Old wounds heal, new ones take their place

September 10, 2006|By DAN RODRICKS

I had a strange thought about the recent death of Nellie Connally, the widow of the late governor of Texas and the last remaining survivor from the limousine in which President Kennedy was shot. Mrs. Connally's death, at 87, got me thinking about the passage of time, of course. But it also provoked an imagining of a future news story - one that I'm sure I won't live to read - on the death of the last remaining survivor of the terrorist attacks of 9/11.

I imagined my children, 30 or 40 years from now, in middle age, noting the passing of the last survivor of 9/11 in the way I noted Nellie Connally's death - with melancholy reflection and some vague sense of that thing called closure.

I don't care for the word, and find the whole idea of emotional closure trite, but I can't think of what else to call it.

I realized, while reading Nellie Connally's obituary the other day, that we are talking about something that happened more than four decades ago.

It was a heart-scorching moment that no longer seems like yesterday.

It was a huge national tragedy and an international event that, by the force of time, has finally become a still life, rather than living history, black-and-white instead of color.

Those who can remember Nov. 22, 1963, are saddened by the memories - Nellie Connally had just turned and said, "Mr. President, you can't say Dallas doesn't love you" - but the hurt is not as acute as it once was. The scars have faded.

Only time has made that possible.

The JFK assassination was the 9/11 of my childhood, and 9/11 is the JFK assassination of my children's lives. My daughter was 9 when the terrorists attacked the World Trade Center and the Pentagon. I was the same age when JFK was killed. The memories of the effect of JFK's assassination on the grownups around us - their shock at the murder of promise and the death of an ideal - will remain forever with those of us of an age to remember.

But the memories are 43 years removed now; they only seem to emerge, like pentimento in an oil painting, when some other such tragedy invites comparison.

Or when the last remaining survivor dies.

I guess it's true: Live long enough and you will see old wounds heal and new ones open, and the new ones might be worse than you ever imagined possible.

Pardon my meandering through the decades.

I have a habit of pondering time. It's a sort of hobby of mine. I try to measure time and understand it. I am always marking distances on the American clock. I find it helpful to do this, but I'm never sure why, or in what way.

I'm fascinated by intervals and I note anniversaries of events.

I sometimes look back and discover the obvious, and the obvious surprises me.

For instance, tomorrow we mark five years since one of the worst days in American history.

Here's what I wish to note about five years:

Five years was the distance in time between JFK's assassination and 1968.

1968 was one of the worst years in American history. 1968 was the year of Martin Luther King Jr.'s assassination and, two months later, Robert F. Kennedy's assassination. There were riots that destroyed city neighborhoods, too, including some of Baltimore's.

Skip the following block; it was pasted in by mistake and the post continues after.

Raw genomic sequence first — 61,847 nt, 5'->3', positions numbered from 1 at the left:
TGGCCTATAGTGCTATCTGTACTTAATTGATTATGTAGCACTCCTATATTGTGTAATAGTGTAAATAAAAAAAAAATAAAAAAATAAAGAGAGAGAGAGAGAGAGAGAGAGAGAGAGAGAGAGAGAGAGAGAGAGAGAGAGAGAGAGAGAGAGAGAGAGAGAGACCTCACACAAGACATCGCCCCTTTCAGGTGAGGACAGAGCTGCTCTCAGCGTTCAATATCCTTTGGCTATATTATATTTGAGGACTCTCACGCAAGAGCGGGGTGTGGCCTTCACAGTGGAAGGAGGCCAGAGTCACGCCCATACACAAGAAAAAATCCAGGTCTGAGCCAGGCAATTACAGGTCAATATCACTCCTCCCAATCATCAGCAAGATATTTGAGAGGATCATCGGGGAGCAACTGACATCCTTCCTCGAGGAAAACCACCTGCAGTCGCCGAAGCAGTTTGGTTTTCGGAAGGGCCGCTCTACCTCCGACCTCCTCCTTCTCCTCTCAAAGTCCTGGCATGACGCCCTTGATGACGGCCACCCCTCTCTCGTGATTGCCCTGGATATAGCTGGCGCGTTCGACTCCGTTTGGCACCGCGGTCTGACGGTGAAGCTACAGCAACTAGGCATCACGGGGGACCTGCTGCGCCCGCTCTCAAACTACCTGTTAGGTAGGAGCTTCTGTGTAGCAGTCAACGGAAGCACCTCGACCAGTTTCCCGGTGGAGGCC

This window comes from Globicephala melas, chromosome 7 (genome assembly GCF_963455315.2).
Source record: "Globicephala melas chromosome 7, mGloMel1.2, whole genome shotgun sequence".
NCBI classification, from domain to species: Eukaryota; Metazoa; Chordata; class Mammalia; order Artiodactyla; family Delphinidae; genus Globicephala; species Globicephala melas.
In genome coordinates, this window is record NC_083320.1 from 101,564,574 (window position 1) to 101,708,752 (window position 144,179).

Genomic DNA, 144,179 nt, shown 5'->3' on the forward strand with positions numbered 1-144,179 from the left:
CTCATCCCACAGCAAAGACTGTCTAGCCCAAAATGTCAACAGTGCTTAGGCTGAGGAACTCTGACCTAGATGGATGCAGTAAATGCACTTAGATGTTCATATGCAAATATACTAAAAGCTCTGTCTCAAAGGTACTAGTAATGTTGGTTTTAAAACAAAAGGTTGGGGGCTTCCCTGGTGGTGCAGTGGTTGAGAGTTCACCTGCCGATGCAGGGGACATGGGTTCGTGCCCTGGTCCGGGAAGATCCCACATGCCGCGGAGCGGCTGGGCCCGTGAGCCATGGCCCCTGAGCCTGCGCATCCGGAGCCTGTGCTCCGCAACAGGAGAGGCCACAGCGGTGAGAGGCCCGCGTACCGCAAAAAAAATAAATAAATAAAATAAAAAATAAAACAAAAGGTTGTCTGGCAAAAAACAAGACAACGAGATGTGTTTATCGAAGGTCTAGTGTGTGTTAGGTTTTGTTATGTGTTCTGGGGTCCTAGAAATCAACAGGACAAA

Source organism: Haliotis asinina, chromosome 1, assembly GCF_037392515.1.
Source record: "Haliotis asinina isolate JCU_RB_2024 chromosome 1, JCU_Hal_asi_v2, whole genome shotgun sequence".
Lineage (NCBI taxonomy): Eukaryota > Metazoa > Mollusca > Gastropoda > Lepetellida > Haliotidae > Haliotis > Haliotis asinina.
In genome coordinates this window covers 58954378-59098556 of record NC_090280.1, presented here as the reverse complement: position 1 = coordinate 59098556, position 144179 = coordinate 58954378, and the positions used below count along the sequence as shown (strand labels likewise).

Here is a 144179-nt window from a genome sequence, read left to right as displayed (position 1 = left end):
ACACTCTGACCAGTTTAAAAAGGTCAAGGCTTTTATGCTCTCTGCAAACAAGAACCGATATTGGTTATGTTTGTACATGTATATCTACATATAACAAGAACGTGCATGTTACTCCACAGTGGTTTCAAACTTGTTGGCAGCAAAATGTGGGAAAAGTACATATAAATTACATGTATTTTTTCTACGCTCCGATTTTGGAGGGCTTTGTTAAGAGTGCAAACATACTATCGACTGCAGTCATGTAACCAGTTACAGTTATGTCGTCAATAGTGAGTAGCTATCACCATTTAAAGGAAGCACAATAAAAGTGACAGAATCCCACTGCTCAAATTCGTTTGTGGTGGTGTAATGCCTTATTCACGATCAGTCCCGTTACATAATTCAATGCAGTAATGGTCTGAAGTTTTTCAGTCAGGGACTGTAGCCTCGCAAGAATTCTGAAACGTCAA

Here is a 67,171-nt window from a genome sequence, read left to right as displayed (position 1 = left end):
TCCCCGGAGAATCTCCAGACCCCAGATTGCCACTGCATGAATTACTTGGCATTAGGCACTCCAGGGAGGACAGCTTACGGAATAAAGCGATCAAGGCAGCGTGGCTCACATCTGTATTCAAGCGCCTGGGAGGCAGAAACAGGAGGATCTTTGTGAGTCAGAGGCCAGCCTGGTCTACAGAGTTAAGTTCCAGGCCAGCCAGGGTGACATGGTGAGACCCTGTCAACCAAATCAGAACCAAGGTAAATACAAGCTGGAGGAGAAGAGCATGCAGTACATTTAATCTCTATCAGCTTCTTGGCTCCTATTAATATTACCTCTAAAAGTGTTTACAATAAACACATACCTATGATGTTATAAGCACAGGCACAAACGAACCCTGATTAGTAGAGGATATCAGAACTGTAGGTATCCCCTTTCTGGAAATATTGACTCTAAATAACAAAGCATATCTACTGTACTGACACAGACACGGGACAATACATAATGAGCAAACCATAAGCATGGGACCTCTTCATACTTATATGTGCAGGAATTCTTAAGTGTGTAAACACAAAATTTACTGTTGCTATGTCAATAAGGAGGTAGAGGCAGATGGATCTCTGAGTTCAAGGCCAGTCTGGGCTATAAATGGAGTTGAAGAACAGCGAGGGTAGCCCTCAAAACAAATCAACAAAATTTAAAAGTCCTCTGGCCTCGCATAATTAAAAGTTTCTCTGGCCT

When I was a kid, of course, the distance between 1963 and 1968 seemed twice as long as it really was. I guess it seemed to me like a decade instead of a half-decade.

But, all things being relative - and particularly time - five years now seems to me like five months. Maybe even five weeks. (To my 92-year-old mother, the former Rose Popolo, it probably seems like five minutes.)

And so, as I look back, I no longer see the assassination of JFK as clearly distinct from those of MLK and RFK, but only the first in a fast burst of insane violence in the 1960s.

In retrospect, those assassinations now seem compressed into an hour on the American clock, a stunning loss of leadership in a wink of time. Layer in the Vietnam War and all that flowed from that flood of history in the 1960s, and it's amazing the republic survived.

But, of course, the republic survived.

It was scarred, but it survived.

I remember when the death of JFK would be marked, by the media and national leaders, on its anniversaries - the fifth, and 10th, and 25th - but we seem to have stopped doing that. It was too sad for too many, I guess, or, for the millions of Americans born since 1963, JFK's assassination carries no emotional punch; it is merely a tragic fact of history.

Time will treat 9/11 the same way, and probably sooner than later. At the mention of the date, we'll remember blue sky and ruin, terrorism and heroism, fear and anger and "Let's roll!" In time, and if we're lucky, 9/11 becomes history - another in a long line of American traumas and challenges that its people lived through and lived with, and somehow survived.


Hear Dan Rodricks on Tuesday and Thursday from 11:30 a.m. to 2 p.m. on WBAL Radio and read his blog at baltimoresun.com/ rodricks. Ex-offenders seeking help in finding employment or drug addicts seeking help in arranging treatment should call 410-332-6166.

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